Band brings students, teachers together (video)

Aug. 15, 2013 at 3:15 a.m.

Hall Pass, a student and teacher band, plays at the Rally Day Beginning of School assembly.

Hall Pass, a student and teacher band, plays at the Rally Day Beginning of School assembly.

GOLIAD - The lights were low as fog seeped across the stage and the drummer started to play.

Heavy bass echoed off the walls as "We want to rock" blasted through the auditorium and the crowd screamed.

It was a rock concert at Goliad High School.

The band members - two high school students, an economics teacher, the school's technology guru and the school band director - were playing for the teachers who had to come back to school.

Hall Pass, the student-teacher rock band, was started two years ago by Jason Howard, the high school band director and Neal Tolbert, the economics and government teacher.

"Watching the talent show year after year, I saw the kids have a lot of talent, and I thought, 'I like to play, and Mr. Tolbert plays. What if we threw something together with teachers and students and did something different?' The kids don't see us in that kind of role, and we wanted to do something fun," Howard explained.

Since the talent show in 2012, Hall Pass played for the first day of school for both students and teachers, Relay for Life and an education conference in Corpus Christi.

The band has a high turnover rate, Howard joked, as student members graduate and move on.

Jason Harvey, 17, a senior in the band, will leave for college in a year but said the band helps him relate to his teachers.

"I just know them better. ... Being a musician makes you have more things in common with other musicians. I know these guys a lot better, and they are fun to be around," Harvey said.

Howard said that relationship goes both ways, with the teachers learning more about the students. Having the band helps take some of the focus off standardized testing and means they focus on mentoring kids.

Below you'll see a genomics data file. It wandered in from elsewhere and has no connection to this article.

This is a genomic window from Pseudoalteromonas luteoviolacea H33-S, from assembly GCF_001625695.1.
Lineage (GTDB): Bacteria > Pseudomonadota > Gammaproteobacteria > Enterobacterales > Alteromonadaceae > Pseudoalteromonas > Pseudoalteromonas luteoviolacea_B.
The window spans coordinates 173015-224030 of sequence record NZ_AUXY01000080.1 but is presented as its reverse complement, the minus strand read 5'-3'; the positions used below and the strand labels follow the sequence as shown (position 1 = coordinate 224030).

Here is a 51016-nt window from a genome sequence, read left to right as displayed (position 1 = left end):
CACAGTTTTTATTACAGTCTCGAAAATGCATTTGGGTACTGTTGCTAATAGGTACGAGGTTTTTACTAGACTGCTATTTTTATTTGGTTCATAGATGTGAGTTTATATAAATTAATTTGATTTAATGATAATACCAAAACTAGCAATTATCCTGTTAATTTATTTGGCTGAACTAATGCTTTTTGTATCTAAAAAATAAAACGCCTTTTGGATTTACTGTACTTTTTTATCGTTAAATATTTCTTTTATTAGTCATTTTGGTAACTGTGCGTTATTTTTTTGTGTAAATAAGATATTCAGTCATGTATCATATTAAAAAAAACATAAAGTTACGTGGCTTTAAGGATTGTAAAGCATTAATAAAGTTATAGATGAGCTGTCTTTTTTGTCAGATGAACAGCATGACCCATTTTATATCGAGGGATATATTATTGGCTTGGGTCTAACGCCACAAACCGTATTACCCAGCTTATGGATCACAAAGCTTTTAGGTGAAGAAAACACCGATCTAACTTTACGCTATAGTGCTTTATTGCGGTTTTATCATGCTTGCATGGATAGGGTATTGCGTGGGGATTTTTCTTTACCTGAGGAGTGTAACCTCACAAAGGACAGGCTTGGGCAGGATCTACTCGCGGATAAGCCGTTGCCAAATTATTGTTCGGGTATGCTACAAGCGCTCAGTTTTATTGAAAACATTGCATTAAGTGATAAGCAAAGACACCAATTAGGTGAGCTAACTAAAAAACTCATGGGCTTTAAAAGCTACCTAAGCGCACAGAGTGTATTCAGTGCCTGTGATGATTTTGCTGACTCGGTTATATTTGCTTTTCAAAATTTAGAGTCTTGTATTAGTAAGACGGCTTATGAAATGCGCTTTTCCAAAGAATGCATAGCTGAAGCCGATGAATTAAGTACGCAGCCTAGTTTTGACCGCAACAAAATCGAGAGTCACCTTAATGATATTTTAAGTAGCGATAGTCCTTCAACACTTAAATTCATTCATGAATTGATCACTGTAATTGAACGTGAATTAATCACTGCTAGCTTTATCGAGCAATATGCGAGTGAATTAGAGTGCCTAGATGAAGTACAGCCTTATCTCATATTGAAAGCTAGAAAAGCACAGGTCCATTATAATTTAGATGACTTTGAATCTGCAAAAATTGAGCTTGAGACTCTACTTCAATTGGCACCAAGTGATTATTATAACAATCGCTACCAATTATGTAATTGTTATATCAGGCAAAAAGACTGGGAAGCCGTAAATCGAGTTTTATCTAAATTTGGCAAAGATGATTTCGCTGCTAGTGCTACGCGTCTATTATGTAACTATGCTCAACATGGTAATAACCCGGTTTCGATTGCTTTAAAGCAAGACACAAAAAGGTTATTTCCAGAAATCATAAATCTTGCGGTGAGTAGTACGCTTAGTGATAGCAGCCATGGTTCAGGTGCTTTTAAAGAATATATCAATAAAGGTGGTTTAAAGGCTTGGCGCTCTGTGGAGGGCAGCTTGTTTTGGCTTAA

"It let's them see us as humans instead of, 'I'm the guy who stands up at the front of class and tells you to do your homework and asks why you were late.'" said Howard.

David Luna, the assistant technology director and the singer for the band, said he enjoys being able to interact with students and teachers, waving at each other in the hallways and sharing their love for music.

"I like that we are able to relate on this medium. ... This way, we can come together and play music. And you like it, and I like it, and we can come together," Luna said.

Emilio Vargas, Goliad superintendent of schools, said he has not seen anything like the band in his 20 years as an educator, and he was excited they were able to open the Rally Day Beginning of School assembly for Goliad teachers and staff Wednesday.

"I think it is an outstanding effort between students and staff to show our unity and our joy in being together and supporting one another," Vargas said.

Howard hopes to keep the band running as long as there are students to fill the spaces.

Harvey, though he is leaving at the end of the school year, plans to take his love for music with him and hopes to major in sound production.



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